Bass continues his essays about Montana (Winter, 1991, etc.) with this masterful life history of a contemporary wolf pack. In the 19th-century West, Bass notes, wolves were relentlessly trapped, poisoned, and shot; between 1870 and 1877 alone, 700,000 wolves were killed just in Montana. When, in 1989 and for the first time in 60 years, a wolf pack (soon dubbed the ``Ninemile'' pack) appeared in Montana, outside of Glacier National Park, locals divided into two groups: those ``for'' wolves, and those ``against''—the latter motivated purely by money, Bass says. The fledgling pack consisted of a male, a female, and cubs. When a farmer's calf was attacked, the female was anonymously shot, despite evidence that the calf had been attacked by coyotes. Several months later, the male—who had been bringing his youngsters food—was fatally struck by a motor vehicle, and the US Fishery and Wildlife Service had to step in to feed the cubs. At this point in the narrative, Bass's observation that wolves' lives are inseparable from human politics becomes depressingly apparent. The Montana Department of Fisheries and Wildlife Preservation asked the USFWS to remove the pups because they might affect Montana's biggest cash crop: deer hunters. The USFWS declined, and soon the orphan pack had taught itself to hunt. But freedom was short-lived. When two heifers were found killed, the USFWS tranquilizer-darted the pack and relocated the wolves. At their new home, two were shot by ranchers (despite a $100,000/one-year penalty if caught), and the last female was placed in permanent captivity. Throughout this sad, short history, Bass vividly renders the viewpoint of these green-eyed, magnificent predators, able to bound 16 feet when pursuing moose or deer. ``Wolves are the most social mammal...except (maybe) for humans,'' Bass says. An essay as rare and beautiful as a wolf-sighting in the Montana woods. (Photographs and drawings—some seen.)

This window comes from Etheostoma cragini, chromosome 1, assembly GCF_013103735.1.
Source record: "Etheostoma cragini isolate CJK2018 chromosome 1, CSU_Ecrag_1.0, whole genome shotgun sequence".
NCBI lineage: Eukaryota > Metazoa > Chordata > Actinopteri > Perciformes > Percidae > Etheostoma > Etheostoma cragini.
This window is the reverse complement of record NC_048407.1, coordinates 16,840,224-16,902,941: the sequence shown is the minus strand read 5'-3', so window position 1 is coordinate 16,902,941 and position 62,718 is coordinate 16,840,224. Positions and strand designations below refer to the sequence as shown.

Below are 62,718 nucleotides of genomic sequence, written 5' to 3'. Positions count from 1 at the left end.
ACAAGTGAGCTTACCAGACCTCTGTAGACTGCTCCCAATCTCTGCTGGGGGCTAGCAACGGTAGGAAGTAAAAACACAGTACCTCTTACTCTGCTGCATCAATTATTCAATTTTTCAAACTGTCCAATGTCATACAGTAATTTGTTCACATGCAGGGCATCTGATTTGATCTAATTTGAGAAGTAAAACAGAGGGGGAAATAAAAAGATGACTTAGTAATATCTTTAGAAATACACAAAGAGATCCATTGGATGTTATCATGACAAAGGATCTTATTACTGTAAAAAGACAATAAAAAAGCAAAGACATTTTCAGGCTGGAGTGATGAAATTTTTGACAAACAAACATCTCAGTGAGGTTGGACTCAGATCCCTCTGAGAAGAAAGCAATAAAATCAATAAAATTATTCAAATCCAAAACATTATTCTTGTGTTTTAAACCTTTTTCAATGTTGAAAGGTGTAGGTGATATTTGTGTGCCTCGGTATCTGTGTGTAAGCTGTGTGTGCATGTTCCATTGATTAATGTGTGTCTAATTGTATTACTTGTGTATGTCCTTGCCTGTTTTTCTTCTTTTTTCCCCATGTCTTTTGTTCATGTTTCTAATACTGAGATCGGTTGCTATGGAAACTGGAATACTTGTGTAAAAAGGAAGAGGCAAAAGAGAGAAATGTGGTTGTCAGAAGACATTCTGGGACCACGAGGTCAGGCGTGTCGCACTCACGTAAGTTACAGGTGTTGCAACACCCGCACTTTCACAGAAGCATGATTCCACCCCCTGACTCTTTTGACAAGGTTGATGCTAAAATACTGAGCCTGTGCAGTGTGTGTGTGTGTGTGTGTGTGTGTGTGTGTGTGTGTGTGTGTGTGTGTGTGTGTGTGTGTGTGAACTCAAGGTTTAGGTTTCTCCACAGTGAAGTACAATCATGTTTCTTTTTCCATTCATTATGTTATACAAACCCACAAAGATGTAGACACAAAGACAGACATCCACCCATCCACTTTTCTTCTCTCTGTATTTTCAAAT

Pub Date: June 1, 1992

ISBN: 0-944439-47-0

Page Count: 192

Publisher: N/A

Review Posted Online: May 20, 2010

Kirkus Reviews Issue: April 15, 1992

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Noted jazz and pop record producer Thiele offers a chatty autobiography. Aided by record-business colleague Golden, Thiele traces his career from his start as a ``pubescent, novice jazz record producer'' in the 1940s through the '50s, when he headed Coral, Dot, and Roulette Records, and the '60s, when he worked for ABC and ran the famous Impulse! jazz label. At Coral, Thiele championed the work of ``hillbilly'' singer Buddy Holly, although the only sessions he produced with Holly were marred by saccharine strings. The producer specialized in more mainstream popsters like the irrepressibly perky Teresa Brewer (who later became his fourth wife) and the bubble-machine muzak-meister Lawrence Welk. At Dot, Thiele was instrumental in recording Jack Kerouac's famous beat- generation ramblings to jazz accompaniment (recordings that Dot's president found ``pornographic''), while also overseeing a steady stream of pop hits. He then moved to the Mafia-controlled Roulette label, where he observed the ``silk-suited, pinky-ringed'' entourage who frequented the label's offices. Incredibly, however, Thiele remembers the famously hard-nosed Morris Levy, who ran the label and was eventually convicted of extortion, as ``one of the kindest, most warm-hearted, and classiest music men I have ever known.'' At ABC/Impulse!, Thiele oversaw the classic recordings of John Coltrane, although he is the first to admit that Coltrane essentially produced his own sessions. Like many producers of the day, Thiele participated in the ownership of publishing rights to some of the songs he recorded; he makes no apology for this practice, which he calls ``entirely appropriate and without any ethical conflicts.'' A pleasant, if not exactly riveting, memoir that will be of most interest to those with a thirst for cocktail-hour stories of the record biz. (25 halftones, not seen)

Pub Date: May 1, 1995

ISBN: 0-19-508629-4

Page Count: 224

Publisher: Oxford Univ.

Review Posted Online: May 20, 2010

Kirkus Reviews Issue: March 1, 1995

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Stricter than, say, Bergen Evans or W3 ("disinterested" means impartial — period), Strunk is in the last analysis...



Privately published by Strunk of Cornell in 1918 and revised by his student E. B. White in 1959, that "little book" is back again with more White updatings.

Stricter than, say, Bergen Evans or W3 ("disinterested" means impartial — period), Strunk is in the last analysis (whoops — "A bankrupt expression") a unique guide (which means "without like or equal").

Pub Date: May 15, 1972

ISBN: 0205632645

Page Count: 105

Publisher: Macmillan

Review Posted Online: Oct. 28, 2011

Kirkus Reviews Issue: May 1, 1972

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